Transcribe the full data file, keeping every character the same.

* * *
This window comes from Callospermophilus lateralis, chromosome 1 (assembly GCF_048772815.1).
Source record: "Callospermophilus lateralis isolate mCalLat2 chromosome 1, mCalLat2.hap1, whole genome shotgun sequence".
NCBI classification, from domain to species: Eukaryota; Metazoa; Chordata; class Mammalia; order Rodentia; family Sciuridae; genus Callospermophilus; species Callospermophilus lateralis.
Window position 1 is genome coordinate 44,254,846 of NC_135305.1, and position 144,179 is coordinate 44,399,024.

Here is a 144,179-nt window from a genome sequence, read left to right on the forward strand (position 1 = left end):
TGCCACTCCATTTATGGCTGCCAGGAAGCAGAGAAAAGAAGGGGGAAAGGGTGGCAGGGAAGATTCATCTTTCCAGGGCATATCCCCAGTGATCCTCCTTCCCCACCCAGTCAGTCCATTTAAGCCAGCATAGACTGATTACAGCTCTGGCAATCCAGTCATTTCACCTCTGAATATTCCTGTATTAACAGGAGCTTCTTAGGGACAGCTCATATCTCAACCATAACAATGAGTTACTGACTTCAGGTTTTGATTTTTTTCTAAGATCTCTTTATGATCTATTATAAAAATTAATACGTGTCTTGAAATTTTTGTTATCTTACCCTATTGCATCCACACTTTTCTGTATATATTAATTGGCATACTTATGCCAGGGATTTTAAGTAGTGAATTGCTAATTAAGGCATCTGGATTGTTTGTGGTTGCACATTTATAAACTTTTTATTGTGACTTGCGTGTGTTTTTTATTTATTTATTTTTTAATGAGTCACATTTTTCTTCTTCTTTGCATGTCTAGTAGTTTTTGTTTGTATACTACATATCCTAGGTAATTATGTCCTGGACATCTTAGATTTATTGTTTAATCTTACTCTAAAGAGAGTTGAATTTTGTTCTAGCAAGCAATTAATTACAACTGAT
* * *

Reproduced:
This window comes from Callospermophilus lateralis, chromosome 1 (assembly GCF_048772815.1).
Source record: "Callospermophilus lateralis isolate mCalLat2 chromosome 1, mCalLat2.hap1, whole genome shotgun sequence".
NCBI classification, from domain to species: Eukaryota; Metazoa; Chordata; class Mammalia; order Rodentia; family Sciuridae; genus Callospermophilus; species Callospermophilus lateralis.
Window position 1 is genome coordinate 44,254,846 of NC_135305.1, and position 144,179 is coordinate 44,399,024.

Here is a 144,179-nt window from a genome sequence, read left to right on the forward strand (position 1 = left end):
TGCCACTCCATTTATGGCTGCCAGGAAGCAGAGAAAAGAAGGGGGAAAGGGTGGCAGGGAAGATTCATCTTTCCAGGGCATATCCCCAGTGATCCTCCTTCCCCACCCAGTCAGTCCATTTAAGCCAGCATAGACTGATTACAGCTCTGGCAATCCAGTCATTTCACCTCTGAATATTCCTGTATTAACAGGAGCTTCTTAGGGACAGCTCATATCTCAACCATAACAATGAGTTACTGACTTCAGGTTTTGATTTTTTTCTAAGATCTCTTTATGATCTATTATAAAAATTAATACGTGTCTTGAAATTTTTGTTATCTTACCCTATTGCATCCACACTTTTCTGTATATATTAATTGGCATACTTATGCCAGGGATTTTAAGTAGTGAATTGCTAATTAAGGCATCTGGATTGTTTGTGGTTGCACATTTATAAACTTTTTATTGTGACTTGCGTGTGTTTTTTATTTATTTATTTTTTAATGAGTCACATTTTTCTTCTTCTTTGCATGTCTAGTAGTTTTTGTTTGTATACTACATATCCTAGGTAATTATGTCCTGGACATCTTAGATTTATTGTTTAATCTTACTCTAAAGAGAGTTGAATTTTGTTCTAGCAAGCAATTAATTACAACTGAT